Confused? Check out the glossary here.
1. I'm supposed to love this team
Michigan State is the kind of team a stat nerd dreams of calling underrated.
A ranking that exceeded the record last year? Check. The 7-6 Spartans came in at No. 15 in the year-end F/+ rankings, ahead of 9-4 Oregon State (No. 18), 10-4 Nebraska (No. 19), 11-2 Boise State (No. 21), 11-2 Clemson (No. 22), and 11-2 Louisville (No. 28). The Spartans looked every bit as out-of-place as Notre Dame (8-5 and No. 13) and Texas A&M (7-6 and No. 15) did in 2011, and 2012 worked out quite well for both of those teams, to say the least.
A ton of close losses? Check. State did win four games by one possession, but they also lost five by a combined 13 points.
A ton of experience? Check. Fifteen starters return. The quarterback's back, along with four of the top five receivers, seven offensive linemen with starting experience, six of the top eight defensive linemen, five of the top six linebackers, four of the top five defensive backs, and, for what it's worth, a pretty good punter.
Sustained success? Check. Mark Dantonio has done some pretty impressive things in his six years in East Lansing, inheriting a program that had crumbled to 4-8 and 72nd in 2006 and slowly but surely building a winner. The Spartans ranked between 39th and 46th each year and went 22-17 from 2007-09, then jumped to 25th and 11-2 in 2010, then jumped again to 11th and 11-3 in 2011. That they held mostly steady in the rankings despite having to rebuild a good portion of their offense last year typically says very good things about the team in the near future.
It's all there. From a numbers perspective, Michigan State has everything you need to become a sleeper top-10 team (or better) in 2013. But because I actually watched Michigan State play last year, I am struggling to move forward with the Spartan hype.
Make no mistake: I love this defense. The Spartans ranked third in Def. F/+ last year -- theirs was the best non-SEC defense in the country -- and the linebacking corps and secondary could be incredible enough to offset the loss of a stud end. And I'm not even slightly worried about the loss of running back Le'Veon Bell. When your most impressive talent is the ability to take a beating, you can probably be replaced. The running back stable is potentially deep, and the Spartans should have a top-40 offensive line as well. There are a lot of pieces in place.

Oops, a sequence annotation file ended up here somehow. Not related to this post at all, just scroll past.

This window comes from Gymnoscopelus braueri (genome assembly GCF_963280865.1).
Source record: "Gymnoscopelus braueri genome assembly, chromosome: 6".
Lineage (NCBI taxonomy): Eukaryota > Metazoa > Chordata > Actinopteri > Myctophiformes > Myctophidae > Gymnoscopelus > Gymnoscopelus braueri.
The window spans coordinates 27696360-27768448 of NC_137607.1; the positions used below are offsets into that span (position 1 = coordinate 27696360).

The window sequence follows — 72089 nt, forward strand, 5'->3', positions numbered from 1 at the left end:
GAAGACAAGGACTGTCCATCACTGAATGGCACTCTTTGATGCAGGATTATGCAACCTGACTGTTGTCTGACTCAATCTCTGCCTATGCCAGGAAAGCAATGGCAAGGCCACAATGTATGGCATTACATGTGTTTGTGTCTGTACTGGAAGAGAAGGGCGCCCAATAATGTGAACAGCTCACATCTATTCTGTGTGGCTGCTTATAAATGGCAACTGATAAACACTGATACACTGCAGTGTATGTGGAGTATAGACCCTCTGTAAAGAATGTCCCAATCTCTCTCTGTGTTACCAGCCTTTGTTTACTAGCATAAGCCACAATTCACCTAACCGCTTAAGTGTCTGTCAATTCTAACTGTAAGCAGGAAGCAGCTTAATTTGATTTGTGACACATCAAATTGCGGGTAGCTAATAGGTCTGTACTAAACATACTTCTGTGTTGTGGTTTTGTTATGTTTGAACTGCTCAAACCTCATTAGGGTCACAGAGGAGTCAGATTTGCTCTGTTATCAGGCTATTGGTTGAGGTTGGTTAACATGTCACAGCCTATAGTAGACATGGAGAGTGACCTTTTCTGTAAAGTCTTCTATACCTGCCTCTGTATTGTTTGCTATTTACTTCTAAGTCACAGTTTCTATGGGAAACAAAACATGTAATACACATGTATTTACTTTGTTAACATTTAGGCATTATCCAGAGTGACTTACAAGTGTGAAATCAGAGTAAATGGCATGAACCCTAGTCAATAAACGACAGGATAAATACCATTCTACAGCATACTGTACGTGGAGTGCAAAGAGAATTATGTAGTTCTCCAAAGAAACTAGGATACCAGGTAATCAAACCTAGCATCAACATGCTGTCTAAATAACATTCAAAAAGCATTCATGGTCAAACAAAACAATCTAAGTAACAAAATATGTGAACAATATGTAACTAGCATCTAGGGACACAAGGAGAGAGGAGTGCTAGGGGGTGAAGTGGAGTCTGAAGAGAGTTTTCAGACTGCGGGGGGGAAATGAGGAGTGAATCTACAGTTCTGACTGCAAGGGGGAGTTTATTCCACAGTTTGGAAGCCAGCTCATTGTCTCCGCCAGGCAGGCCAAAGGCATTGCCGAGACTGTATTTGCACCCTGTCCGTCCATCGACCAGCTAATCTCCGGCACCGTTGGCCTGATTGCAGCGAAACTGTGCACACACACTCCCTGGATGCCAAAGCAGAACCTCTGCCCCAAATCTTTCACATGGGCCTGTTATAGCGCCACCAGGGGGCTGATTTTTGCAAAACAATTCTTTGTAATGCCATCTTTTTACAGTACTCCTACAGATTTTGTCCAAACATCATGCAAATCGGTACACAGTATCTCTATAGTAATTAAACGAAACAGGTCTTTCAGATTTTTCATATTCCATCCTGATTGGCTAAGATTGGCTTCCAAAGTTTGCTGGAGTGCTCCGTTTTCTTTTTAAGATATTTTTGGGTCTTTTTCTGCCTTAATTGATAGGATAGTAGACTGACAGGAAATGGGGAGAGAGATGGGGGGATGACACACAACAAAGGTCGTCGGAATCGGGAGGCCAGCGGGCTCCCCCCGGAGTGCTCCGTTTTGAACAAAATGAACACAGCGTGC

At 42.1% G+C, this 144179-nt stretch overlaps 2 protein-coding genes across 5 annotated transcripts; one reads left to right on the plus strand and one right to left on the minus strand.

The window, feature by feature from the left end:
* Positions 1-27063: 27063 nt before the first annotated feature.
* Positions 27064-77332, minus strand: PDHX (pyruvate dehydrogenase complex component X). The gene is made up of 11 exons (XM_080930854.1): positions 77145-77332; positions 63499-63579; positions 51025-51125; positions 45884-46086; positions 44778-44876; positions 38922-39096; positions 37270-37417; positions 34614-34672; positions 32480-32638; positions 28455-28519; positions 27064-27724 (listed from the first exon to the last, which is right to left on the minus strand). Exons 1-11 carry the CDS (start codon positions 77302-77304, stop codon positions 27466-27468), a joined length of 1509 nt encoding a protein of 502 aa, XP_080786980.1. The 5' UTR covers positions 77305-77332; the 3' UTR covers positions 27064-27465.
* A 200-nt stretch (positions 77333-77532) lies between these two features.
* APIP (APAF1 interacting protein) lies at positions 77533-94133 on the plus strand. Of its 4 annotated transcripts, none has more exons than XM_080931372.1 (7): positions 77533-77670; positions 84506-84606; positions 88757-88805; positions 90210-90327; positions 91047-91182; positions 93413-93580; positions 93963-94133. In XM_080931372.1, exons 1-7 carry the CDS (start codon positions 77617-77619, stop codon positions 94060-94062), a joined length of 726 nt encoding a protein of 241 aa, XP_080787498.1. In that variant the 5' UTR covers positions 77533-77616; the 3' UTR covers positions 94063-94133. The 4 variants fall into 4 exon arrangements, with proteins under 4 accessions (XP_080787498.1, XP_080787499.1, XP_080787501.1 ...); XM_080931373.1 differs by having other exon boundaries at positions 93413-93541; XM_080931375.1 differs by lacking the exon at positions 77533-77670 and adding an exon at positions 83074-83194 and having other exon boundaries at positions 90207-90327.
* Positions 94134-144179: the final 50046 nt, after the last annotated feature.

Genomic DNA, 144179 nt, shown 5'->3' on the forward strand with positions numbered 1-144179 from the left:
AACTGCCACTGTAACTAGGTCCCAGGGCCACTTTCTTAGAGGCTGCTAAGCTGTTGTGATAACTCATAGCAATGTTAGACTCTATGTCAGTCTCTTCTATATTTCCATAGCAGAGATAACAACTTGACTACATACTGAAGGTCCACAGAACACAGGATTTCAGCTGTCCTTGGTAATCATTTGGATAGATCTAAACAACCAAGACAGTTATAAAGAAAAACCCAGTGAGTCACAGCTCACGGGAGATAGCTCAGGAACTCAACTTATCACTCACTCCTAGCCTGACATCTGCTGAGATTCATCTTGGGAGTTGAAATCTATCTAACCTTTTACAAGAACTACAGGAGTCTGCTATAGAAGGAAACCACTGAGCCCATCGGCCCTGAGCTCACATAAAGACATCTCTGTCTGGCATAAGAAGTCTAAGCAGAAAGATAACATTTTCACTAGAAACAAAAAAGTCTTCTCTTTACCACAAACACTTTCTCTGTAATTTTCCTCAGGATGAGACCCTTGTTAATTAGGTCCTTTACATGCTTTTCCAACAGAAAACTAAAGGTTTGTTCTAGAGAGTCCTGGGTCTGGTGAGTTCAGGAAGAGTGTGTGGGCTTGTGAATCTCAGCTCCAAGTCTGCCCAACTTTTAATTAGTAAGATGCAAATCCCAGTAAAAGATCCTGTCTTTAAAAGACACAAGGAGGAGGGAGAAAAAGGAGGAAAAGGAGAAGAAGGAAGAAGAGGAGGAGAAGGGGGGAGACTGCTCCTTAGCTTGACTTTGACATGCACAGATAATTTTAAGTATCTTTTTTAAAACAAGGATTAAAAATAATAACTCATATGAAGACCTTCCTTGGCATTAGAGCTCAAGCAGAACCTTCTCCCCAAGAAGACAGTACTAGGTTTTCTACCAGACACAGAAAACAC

But to field a top-10 team, you have to be able to at least pretend to throw the ball, right? And my eyeballs can't shake the memory of last season's wretched attack. Without dramatic improvement in that single area, I don't see how this team could crack the top 10.
2. There's been a leap
Top 20, however? You bet. With decent recruiting, good development, and outstanding defensive coaching, Dantonio has built something impressive at State. Even despite all the close losses last year, the Spartans have still won 29 games in three seasons. Their best three-year stretch under John L. Smith: 18-18. Nick Saban: 23-13. George Perles: 22-12-2. Not since Duffy Daugherty was on his incredible 1960s run have the Spartans been this consistently good.
Dantonio has proven he can field a top-30 offense (No. 24 in Off. F/+ in 2010, No. 27 in 2009) and a top-five defense. You can win a lot of games with that mix, and Michigan State should continue to do just that. I'm just not sure the offense is up for the challenge in 2013.
2012 Schedule & Results
|Record: 7-6 | Adj. Record: 10-3 | Final F/+ Rk: 15|
|Date||Opponent||Score||W-L||Adj. Score||Adj. W-L|
|31-Aug||Boise State||17-13||W||32.1 - 8.6||W|
|8-Sep||at Central Michigan||41-7||W||30.6 - 12.1||W|
|15-Sep||Notre Dame||3-20||L||12.2 - 14.0||L|
|22-Sep||Eastern Michigan||23-7||W||22.8 - 9.5||W|
|29-Sep||Ohio State||16-17||L||22.7 - 24.9||L|
|6-Oct||at Indiana||31-27||W||21.5 - 20.1||W|
|13-Oct||Iowa||16-19||L||18.0 - 16.7||W|
|20-Oct||at Michigan||10-12||L||24.8 - 17.8||W|
|27-Oct||at Wisconsin||16-13||W||24.5 - 8.4||W|
|3-Nov||Nebraska||24-28||L||25.9 - 25.2||W|
|17-Nov||Northwestern||20-23||L||28.0 - 20.4||W|
|24-Nov||at Minnesota||26-10||W||29.6 - (-0.3)||W|
|29-Dec||vs. TCU||17-16||W||14.8 - 17.7||L|
|Points Per Game||20.0||110||16.3||9|
|Adj. Points Per Game||23.7||101||15.0||2|
3. The offense rallied, at least
It seemed like Michigan State had found the blueprint early on. The Spartans became the first BCS conference team in seven tries to beat Boise State in the opener, then crushed Central Michigan, with a pretty easy formula: defense plus timely offense. Against Boise State, Le'Veon Bell rushed an unsustainable 44 times for 210 yards (he caught six passes as well); against CMU, quarterback Andrew Maxwell completed 20 of 31 passes for 275 yards. State was an above-average offensive team and crippling defensive team. That works pretty well. But it wouldn't last.
Adj. Points Per Game (first 2 games): Michigan State 31.4, Opponent 10.4 (plus-21.0)
Adj. Points Per Game (next 5 games): Michigan State 19.4, Opponent 17.0 (plus-2.4)
Adj. Points Per Game (next 5 games): Michigan State 26.6, Opponent 14.3 (plus-12.3)